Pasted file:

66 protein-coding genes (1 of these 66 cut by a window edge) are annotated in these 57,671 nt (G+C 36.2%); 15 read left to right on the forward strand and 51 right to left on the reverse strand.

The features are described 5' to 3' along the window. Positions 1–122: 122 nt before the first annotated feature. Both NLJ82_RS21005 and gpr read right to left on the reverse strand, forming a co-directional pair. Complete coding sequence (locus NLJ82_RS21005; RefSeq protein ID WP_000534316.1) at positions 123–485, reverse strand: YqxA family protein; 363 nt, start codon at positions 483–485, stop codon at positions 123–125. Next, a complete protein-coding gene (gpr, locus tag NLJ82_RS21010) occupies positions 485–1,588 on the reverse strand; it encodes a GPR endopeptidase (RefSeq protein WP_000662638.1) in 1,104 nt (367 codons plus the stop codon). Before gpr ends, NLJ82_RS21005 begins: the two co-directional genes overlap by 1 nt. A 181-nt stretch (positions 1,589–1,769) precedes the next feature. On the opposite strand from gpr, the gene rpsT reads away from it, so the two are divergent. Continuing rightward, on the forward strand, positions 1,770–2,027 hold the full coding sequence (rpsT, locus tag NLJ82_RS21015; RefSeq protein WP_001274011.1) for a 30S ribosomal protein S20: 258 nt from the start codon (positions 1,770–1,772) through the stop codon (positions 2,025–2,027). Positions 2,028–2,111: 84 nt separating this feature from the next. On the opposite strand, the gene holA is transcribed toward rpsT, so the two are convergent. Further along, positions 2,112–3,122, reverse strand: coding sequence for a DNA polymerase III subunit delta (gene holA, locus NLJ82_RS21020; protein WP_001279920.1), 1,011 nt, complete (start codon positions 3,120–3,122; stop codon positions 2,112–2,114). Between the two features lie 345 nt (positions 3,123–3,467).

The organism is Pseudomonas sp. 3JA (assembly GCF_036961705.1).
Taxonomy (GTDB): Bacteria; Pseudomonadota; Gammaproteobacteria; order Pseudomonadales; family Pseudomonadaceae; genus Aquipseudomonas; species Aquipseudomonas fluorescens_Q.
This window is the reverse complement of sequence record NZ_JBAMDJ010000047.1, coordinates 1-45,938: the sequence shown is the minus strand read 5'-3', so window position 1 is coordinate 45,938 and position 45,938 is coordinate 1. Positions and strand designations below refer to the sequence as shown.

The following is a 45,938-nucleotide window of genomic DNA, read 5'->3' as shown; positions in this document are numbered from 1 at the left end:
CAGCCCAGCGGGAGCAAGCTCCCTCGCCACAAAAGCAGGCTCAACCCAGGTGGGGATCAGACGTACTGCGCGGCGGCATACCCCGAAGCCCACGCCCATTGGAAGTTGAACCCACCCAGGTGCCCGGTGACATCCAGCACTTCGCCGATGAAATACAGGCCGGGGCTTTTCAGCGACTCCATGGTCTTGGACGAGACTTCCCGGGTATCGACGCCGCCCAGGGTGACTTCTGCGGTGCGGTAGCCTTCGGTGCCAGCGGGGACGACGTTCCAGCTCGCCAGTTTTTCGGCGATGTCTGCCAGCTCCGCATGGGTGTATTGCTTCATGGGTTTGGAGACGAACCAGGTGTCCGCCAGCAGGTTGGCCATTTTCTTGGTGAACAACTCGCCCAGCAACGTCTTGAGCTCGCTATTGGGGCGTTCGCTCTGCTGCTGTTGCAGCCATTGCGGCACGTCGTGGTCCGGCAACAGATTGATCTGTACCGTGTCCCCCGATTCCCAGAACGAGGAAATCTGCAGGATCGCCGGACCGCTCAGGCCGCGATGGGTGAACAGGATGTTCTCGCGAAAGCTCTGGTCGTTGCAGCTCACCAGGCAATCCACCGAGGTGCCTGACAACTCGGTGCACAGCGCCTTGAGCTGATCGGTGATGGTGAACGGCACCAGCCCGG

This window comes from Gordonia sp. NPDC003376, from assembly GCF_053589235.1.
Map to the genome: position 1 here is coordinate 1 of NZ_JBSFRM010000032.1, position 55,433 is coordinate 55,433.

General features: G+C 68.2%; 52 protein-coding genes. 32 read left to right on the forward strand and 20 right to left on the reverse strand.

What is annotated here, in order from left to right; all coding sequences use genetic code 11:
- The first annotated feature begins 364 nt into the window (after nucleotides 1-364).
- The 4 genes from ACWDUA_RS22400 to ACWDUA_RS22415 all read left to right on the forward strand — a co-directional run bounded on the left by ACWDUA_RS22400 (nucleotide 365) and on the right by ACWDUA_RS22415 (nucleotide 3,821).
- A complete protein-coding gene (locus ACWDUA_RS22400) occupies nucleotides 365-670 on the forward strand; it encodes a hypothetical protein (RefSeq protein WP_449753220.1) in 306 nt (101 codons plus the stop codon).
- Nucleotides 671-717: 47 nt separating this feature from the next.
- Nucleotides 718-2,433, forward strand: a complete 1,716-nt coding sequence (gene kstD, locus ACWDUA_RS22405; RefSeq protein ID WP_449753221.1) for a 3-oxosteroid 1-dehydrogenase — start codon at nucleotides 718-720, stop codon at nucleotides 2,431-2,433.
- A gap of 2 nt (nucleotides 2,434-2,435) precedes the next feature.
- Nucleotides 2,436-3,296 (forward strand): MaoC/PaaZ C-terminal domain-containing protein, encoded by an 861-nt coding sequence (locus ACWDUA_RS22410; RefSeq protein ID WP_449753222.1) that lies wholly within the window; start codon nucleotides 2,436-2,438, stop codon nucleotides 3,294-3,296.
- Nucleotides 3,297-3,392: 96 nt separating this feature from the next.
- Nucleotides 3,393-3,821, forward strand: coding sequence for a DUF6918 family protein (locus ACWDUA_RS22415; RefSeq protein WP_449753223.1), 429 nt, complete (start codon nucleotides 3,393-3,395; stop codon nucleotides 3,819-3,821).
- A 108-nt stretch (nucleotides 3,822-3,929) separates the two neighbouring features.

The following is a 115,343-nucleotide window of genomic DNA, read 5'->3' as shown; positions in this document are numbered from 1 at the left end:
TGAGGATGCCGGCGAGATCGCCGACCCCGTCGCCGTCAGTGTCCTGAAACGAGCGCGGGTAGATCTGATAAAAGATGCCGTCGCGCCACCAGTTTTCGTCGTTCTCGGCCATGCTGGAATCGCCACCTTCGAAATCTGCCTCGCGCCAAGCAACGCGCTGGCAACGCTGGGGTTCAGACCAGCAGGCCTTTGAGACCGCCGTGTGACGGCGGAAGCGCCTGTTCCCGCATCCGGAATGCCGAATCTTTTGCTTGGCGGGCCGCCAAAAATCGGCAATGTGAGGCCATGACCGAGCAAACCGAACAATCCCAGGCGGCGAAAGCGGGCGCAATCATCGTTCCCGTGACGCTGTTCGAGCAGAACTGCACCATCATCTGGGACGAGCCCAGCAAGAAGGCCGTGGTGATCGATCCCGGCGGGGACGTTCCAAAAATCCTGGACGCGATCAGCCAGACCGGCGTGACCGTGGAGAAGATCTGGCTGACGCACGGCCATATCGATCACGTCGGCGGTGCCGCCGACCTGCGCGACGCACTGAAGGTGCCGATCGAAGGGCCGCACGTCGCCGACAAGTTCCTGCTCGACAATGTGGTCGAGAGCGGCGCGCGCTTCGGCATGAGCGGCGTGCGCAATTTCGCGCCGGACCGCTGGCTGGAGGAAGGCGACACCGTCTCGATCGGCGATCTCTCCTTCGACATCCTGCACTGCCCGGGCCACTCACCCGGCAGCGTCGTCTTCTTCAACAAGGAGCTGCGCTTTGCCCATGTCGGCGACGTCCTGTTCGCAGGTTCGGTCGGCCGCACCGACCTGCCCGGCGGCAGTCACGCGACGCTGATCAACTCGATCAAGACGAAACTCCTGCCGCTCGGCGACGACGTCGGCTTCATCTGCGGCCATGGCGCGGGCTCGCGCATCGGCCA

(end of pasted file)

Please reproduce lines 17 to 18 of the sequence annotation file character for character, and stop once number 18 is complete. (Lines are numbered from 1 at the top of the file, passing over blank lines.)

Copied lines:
- A gap of 2 nt (nucleotides 2,434-2,435) precedes the next feature.
- Nucleotides 2,436-3,296 (forward strand): MaoC/PaaZ C-terminal domain-containing protein, encoded by an 861-nt coding sequence (locus ACWDUA_RS22410; RefSeq protein ID WP_449753222.1) that lies wholly within the window; start codon nucleotides 2,436-2,438, stop codon nucleotides 3,294-3,296.